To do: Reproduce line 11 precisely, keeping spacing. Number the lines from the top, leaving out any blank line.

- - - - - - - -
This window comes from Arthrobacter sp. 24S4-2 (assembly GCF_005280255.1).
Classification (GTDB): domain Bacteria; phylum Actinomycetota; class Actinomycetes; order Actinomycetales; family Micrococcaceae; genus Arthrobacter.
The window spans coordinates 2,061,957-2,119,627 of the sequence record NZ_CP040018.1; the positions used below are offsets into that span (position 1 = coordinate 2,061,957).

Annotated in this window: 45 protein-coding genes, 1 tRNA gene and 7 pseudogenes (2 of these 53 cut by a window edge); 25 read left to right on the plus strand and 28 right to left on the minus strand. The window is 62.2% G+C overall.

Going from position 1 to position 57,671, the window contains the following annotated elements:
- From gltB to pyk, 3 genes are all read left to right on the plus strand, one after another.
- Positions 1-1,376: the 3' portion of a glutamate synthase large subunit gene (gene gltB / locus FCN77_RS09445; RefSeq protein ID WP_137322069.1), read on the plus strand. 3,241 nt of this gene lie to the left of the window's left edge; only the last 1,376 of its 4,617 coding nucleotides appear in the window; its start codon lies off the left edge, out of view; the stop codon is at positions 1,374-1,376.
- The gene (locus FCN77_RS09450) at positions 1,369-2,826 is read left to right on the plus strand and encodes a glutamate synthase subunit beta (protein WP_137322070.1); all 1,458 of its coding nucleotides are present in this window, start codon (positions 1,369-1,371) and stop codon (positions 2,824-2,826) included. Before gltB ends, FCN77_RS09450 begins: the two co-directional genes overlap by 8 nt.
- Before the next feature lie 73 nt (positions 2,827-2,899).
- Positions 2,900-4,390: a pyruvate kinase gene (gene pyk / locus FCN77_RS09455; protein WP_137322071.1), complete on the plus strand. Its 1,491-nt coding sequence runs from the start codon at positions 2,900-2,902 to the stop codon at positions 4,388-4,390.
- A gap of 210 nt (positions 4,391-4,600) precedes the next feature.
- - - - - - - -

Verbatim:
- A gap of 210 nt (positions 4,391-4,600) precedes the next feature.